Words for Wednesday

Every once in a while someone blogs or points me in the direction of a new poet. This is a translation from the Irish into English and is so dense it will offer new nuances with each new reading. The poet is long dead, but though he lived in the 19th century, this poem offers a rich reading from our place in the 21st century.

hecatedemeter

Tivetshall_St._Mary_church_ruin_2_-_geograph.org.uk_-_741711

The Ruins of Timoleague Abbey

TRANSLATED BY TONY HOAGLAND AND MARTIN SHAW
I am gut sad.
I am flirting
with the green waves,
wandering the sand,
feeding reflection
into the seaweed foam.
That Shaker’s moon
is up.
Crested by corn-colored stars
and traced by those witchy scribblers
who read the bone-smoke.
No wind at all —
no flutter
for foxglove or elm.
There is a church door.
In the time
when the people
of  my hut lived,
there was eating and thinking
dished out to the poor
and the soul-sick in this place.
I am in my remembering.
By the frame of  the door
is a crooked black bench.
It is oily with history
of the rumps of sages,
and the foot-sore
who lingered in the storm.
I am bent with weeping.
This blue dream
chucks the salt
from me.
I remember
the walls god-bright
with the…

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Surprising

what might turn up on the page after flexing our fingers and moving the pens across the page in workshops.

For various reasons (probably mostly the naysayer in my head) I’ve not tried my hand at fiction very often. But Mark Iliss’ workshop yesterday prompted an afternoon producing over 1,000 words of a short story.  When we met for our tutorial he mostly asked, “what happens next?”  Off I went back to the laptop to figure out the destiny of the family of characters that had turned up in my head.

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The biggest problem was moral.  I felt bad about wanting to kill one of them. And worse if any of the others murdered him.

All of this was revelation, the words spooling out from what was quite a sketchy character exercise in the morning, the characters taking life in my head (was this how Zeus felt when he birthed Athena?), the morality of plot decisions (this may be why not many Quakers are counted amongst top fiction writers.) One of the biggest mind blows this week was that I need to  completely reassess how I see myself as a writer.

The poetry workshop with Carola Luther was stimulating without exciting any  of the short fiction moral dilemmas.  My walks around Lumb Bank have me pondering geology, rock and water.  The well stocked library can’t answer these queries.  One thing I will be checking on Google when we get to Manchester wifi land.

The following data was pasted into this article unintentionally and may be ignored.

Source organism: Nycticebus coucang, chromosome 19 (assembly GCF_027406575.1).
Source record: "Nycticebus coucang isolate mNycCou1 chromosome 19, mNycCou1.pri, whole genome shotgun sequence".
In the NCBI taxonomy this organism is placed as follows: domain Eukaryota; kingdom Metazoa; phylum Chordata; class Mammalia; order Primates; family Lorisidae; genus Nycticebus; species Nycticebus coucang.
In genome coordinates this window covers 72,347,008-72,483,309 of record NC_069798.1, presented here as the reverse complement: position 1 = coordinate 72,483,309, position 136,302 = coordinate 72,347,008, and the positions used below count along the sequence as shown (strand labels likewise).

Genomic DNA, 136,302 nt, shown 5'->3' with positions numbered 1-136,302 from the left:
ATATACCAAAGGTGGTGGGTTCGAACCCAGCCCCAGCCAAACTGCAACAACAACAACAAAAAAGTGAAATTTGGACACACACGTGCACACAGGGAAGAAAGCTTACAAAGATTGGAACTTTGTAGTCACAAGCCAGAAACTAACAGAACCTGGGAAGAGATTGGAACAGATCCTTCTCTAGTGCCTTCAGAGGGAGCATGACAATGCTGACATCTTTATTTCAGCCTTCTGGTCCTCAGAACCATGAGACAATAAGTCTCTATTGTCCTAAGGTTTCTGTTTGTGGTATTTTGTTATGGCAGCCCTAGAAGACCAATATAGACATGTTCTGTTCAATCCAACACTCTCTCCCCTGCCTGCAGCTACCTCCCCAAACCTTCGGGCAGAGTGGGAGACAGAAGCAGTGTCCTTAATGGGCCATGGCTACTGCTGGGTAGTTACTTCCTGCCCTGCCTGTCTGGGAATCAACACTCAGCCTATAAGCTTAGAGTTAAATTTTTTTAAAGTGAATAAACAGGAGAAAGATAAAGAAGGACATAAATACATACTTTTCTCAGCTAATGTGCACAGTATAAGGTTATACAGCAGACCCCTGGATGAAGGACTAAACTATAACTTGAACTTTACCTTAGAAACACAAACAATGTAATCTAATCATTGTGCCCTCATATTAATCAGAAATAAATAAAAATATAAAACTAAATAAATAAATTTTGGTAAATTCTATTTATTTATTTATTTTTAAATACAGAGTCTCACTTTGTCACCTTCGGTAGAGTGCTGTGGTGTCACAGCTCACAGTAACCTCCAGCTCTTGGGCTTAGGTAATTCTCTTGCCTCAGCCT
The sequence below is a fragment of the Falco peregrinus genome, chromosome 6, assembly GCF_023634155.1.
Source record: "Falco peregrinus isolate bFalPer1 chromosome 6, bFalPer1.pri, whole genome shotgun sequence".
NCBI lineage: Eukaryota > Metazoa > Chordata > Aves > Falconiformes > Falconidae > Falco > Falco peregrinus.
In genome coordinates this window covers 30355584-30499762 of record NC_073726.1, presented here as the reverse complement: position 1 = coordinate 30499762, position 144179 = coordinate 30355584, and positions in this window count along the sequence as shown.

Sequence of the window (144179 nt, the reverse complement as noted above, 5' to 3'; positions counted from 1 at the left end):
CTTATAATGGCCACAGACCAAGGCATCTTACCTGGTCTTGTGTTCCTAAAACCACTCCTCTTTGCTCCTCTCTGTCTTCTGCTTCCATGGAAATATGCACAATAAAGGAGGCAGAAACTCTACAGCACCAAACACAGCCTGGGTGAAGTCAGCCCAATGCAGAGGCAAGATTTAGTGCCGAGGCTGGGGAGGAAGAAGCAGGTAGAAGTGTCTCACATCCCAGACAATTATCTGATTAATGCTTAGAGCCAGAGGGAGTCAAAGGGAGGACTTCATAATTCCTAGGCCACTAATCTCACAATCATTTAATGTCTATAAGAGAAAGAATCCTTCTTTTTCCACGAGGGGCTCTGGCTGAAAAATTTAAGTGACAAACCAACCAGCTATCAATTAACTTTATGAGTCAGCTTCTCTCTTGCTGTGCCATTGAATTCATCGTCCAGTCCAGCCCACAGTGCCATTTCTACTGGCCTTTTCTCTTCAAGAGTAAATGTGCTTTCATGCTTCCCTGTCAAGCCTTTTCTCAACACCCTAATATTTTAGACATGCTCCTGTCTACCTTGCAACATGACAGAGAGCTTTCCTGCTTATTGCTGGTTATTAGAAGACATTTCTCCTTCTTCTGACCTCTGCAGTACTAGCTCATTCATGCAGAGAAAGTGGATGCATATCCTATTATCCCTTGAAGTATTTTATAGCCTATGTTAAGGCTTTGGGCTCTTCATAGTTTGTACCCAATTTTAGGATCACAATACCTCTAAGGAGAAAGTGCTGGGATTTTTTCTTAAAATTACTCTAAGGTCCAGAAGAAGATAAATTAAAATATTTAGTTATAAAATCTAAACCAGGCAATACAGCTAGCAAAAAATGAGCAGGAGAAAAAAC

One exercise took me rather nostalgically back to my own lane.

Arvon Lumb Bank

Hag’s Chair

You think of me

Not at all

Just another

Piece of limestone

Furniture.

Glacial erratic.

Both true.

Skidding in on ice –

A one off.

Distinct.

Impervious of weather.

Imperious to some.

My view.

My sun. My moon.

My chair.

You know nothing,

Mortal!

For as long or longer

Than these mountains last

Here I’ll sit.

Bee Smith is travelling in March 2014 with the Leonardo da Vinci Life Long Learning Programme “Developing Creative Practice Across Borders” to Yorkshire and Lancashire organised by the Cavan Arts and the Social Inclusion Unit offices.

Landing

is not quite the same as arriving.  Muscles sore from pulling wheely cases and toting laptops finally come to rest at Heptonstall. I unpack. My office for the next week. My business is writing. That is what the Arvon Foundation provides. Space for writers.

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And it is Perfect. Private. Ground floor. Sensitively providing a wetroom for the slightly lame and halt. Arvon’s  Lumb Bank could not be more astute in providing me with made to order writing space.

The train pitches up at Hebden Bridge where we disgorge  and decant our plethora of baggage before exploring the nearest ‘big town’ to Lumb Bank.

Which is a town that seems to be the product of Posy Simmond’s magical thinking. Not only has it a Little Theatre, a Picture House, a Quaker Meeting,enough organic bakeries and cafes to fodder an army of hippies, you can also buy yourself some bamboo or hemp socks and get a recycled cycle. It has buses and trains  with posted schedules. Which appear to run on time! It is like a sustainable living model village with Fairtrade written in its stick DSCN1170of candy rock.  It feels almost Scandinavian.

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It has the Calder River and  the Rochdale Canal. The soot has been blasted off the mellow sandstone facades mostly.  There is some soot about though to authenticate its mill town past.

Not only is it certified hippie haven it’s also dedicated to dog comfort.  We need caffeine, wifi and lunch.  We find a cafe with wifi that also makes muffins for dogs that are gluten, salt and sugar free.  There are dog beds scattered around the cafe as well as water bowls and little tether points where you can hook your leash. Various dogs come in with their owners for lunch and both chow down.  I eat a puy lentil and butternut squash salad and have the best brownie east of the continental US. Not for dogs since chocolate is toxic for them. So The Lamppost likes two leggeds, too.

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I have landed in a place designed by English Eccentrics. But it works.  I buy a pair of socks. And some incense.  I can work this look.

I’m definitely not in Ireland anymore.

Bee Smith is travelling in March 2014 with the Leonardo da Vinci Life Long Learning Programme “Developing Creative Practice Across Borders” to Yorkshire and Lancashire organised by the Cavan Arts Office.